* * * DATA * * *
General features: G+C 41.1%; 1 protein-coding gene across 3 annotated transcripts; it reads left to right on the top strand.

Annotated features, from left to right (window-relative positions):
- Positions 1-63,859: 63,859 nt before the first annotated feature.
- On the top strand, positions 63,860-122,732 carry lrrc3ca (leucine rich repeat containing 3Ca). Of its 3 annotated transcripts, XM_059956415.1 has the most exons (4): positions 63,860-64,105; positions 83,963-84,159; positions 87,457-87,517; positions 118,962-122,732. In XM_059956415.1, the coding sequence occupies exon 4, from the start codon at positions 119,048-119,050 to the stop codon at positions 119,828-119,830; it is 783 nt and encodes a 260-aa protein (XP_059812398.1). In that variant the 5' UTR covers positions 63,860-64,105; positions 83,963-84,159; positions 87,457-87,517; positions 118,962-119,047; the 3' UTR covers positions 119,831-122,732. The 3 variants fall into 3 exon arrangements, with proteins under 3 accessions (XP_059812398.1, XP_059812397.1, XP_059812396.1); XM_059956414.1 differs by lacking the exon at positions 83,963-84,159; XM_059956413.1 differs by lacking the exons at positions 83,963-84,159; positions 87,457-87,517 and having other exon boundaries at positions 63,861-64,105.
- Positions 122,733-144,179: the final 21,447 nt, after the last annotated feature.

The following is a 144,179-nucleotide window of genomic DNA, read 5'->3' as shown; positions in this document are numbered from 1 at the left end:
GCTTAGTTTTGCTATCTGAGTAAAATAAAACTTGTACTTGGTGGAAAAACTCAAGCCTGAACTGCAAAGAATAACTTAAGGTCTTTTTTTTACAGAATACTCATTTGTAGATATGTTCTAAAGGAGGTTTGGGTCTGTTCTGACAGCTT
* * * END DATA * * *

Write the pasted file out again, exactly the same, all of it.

General features: G+C 41.1%; 1 protein-coding gene across 3 annotated transcripts; it reads left to right on the top strand.

Annotated features, from left to right (window-relative positions):
- Positions 1-63,859: 63,859 nt before the first annotated feature.
- On the top strand, positions 63,860-122,732 carry lrrc3ca (leucine rich repeat containing 3Ca). Of its 3 annotated transcripts, XM_059956415.1 has the most exons (4): positions 63,860-64,105; positions 83,963-84,159; positions 87,457-87,517; positions 118,962-122,732. In XM_059956415.1, the coding sequence occupies exon 4, from the start codon at positions 119,048-119,050 to the stop codon at positions 119,828-119,830; it is 783 nt and encodes a 260-aa protein (XP_059812398.1). In that variant the 5' UTR covers positions 63,860-64,105; positions 83,963-84,159; positions 87,457-87,517; positions 118,962-119,047; the 3' UTR covers positions 119,831-122,732. The 3 variants fall into 3 exon arrangements, with proteins under 3 accessions (XP_059812398.1, XP_059812397.1, XP_059812396.1); XM_059956414.1 differs by lacking the exon at positions 83,963-84,159; XM_059956413.1 differs by lacking the exons at positions 83,963-84,159; positions 87,457-87,517 and having other exon boundaries at positions 63,861-64,105.
- Positions 122,733-144,179: the final 21,447 nt, after the last annotated feature.

The following is a 144,179-nucleotide window of genomic DNA, read 5'->3' as shown; positions in this document are numbered from 1 at the left end:
GCTTAGTTTTGCTATCTGAGTAAAATAAAACTTGTACTTGGTGGAAAAACTCAAGCCTGAACTGCAAAGAATAACTTAAGGTCTTTTTTTTACAGAATACTCATTTGTAGATATGTTCTAAAGGAGGTTTGGGTCTGTTCTGACAGCTT